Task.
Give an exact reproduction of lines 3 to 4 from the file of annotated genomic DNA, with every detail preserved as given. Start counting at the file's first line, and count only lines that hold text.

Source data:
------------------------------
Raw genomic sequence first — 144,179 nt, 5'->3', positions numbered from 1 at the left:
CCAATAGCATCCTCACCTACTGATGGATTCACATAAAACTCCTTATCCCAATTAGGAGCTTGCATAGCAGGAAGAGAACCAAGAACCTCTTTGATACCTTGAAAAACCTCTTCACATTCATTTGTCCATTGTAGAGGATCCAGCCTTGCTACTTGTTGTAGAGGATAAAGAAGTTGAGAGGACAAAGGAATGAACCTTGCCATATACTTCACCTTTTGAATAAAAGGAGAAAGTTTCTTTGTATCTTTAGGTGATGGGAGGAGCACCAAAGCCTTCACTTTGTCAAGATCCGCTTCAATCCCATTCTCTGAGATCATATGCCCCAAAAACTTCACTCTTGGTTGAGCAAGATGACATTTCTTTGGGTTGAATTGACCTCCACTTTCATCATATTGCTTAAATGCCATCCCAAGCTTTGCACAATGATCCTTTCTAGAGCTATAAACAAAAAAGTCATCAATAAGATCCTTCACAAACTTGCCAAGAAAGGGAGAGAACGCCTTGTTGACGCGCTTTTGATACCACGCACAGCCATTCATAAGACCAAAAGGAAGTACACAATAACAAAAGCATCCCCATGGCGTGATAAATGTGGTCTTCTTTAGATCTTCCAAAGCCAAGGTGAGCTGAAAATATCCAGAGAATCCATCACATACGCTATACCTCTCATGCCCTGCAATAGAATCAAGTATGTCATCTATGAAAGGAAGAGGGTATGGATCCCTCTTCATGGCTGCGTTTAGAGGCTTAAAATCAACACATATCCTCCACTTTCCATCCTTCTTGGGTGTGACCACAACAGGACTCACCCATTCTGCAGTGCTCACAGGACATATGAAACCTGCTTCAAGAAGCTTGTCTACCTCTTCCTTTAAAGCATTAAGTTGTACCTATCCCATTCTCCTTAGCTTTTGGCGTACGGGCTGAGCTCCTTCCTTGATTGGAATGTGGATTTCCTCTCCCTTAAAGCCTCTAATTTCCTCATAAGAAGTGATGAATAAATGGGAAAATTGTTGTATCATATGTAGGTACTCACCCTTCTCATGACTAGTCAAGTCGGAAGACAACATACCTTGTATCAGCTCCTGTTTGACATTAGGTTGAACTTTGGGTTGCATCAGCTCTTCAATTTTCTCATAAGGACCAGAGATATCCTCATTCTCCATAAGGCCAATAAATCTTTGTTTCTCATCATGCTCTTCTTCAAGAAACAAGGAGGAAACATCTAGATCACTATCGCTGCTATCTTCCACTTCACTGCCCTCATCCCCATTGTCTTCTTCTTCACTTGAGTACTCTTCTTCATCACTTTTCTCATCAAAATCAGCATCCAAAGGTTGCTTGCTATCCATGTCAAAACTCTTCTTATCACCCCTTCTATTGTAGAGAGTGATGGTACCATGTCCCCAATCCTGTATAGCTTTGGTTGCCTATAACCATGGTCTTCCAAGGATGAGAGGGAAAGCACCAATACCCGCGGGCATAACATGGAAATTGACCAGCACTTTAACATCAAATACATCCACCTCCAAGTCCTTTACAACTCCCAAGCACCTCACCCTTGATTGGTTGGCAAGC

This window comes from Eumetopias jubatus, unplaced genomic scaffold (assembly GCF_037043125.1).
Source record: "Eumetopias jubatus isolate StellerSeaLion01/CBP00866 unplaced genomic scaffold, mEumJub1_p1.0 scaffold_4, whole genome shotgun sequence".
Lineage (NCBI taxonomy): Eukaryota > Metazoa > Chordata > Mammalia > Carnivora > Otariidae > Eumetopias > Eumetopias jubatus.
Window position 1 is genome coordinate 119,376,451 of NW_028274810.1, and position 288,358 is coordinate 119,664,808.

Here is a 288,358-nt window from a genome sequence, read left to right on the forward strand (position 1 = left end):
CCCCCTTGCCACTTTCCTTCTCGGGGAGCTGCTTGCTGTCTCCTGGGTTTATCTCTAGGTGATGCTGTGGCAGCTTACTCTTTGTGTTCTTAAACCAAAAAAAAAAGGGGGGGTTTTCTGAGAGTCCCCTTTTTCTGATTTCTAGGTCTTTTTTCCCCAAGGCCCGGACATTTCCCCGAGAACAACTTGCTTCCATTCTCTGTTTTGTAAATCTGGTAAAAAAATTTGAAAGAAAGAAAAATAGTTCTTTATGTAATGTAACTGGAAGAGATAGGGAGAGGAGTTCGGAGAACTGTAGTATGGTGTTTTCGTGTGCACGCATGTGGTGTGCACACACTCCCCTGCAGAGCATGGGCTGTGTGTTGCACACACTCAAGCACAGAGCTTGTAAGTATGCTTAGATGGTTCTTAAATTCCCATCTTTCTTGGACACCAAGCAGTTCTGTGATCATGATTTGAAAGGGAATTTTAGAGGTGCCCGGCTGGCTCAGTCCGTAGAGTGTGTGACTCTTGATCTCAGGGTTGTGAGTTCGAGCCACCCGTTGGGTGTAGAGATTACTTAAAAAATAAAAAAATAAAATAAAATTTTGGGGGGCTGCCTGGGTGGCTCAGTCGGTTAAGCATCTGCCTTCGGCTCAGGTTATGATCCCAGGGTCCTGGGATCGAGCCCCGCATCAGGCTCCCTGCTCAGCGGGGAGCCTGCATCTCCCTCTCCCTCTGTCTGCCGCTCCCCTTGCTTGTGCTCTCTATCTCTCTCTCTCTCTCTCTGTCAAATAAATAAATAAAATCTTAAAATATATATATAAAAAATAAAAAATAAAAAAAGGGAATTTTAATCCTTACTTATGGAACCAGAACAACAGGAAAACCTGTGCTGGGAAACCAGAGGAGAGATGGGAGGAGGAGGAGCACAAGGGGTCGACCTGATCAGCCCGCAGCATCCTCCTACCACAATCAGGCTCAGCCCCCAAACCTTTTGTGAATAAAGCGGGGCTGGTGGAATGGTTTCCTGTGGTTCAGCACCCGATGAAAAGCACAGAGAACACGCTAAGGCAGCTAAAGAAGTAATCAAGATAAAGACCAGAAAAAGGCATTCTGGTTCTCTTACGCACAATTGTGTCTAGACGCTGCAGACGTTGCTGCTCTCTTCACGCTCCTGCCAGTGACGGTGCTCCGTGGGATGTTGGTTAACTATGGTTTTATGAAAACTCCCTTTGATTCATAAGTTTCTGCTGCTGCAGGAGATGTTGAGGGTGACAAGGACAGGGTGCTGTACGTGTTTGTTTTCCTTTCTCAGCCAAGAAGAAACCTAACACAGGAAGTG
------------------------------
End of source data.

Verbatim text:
This window comes from Eumetopias jubatus, unplaced genomic scaffold (assembly GCF_037043125.1).
Source record: "Eumetopias jubatus isolate StellerSeaLion01/CBP00866 unplaced genomic scaffold, mEumJub1_p1.0 scaffold_4, whole genome shotgun sequence".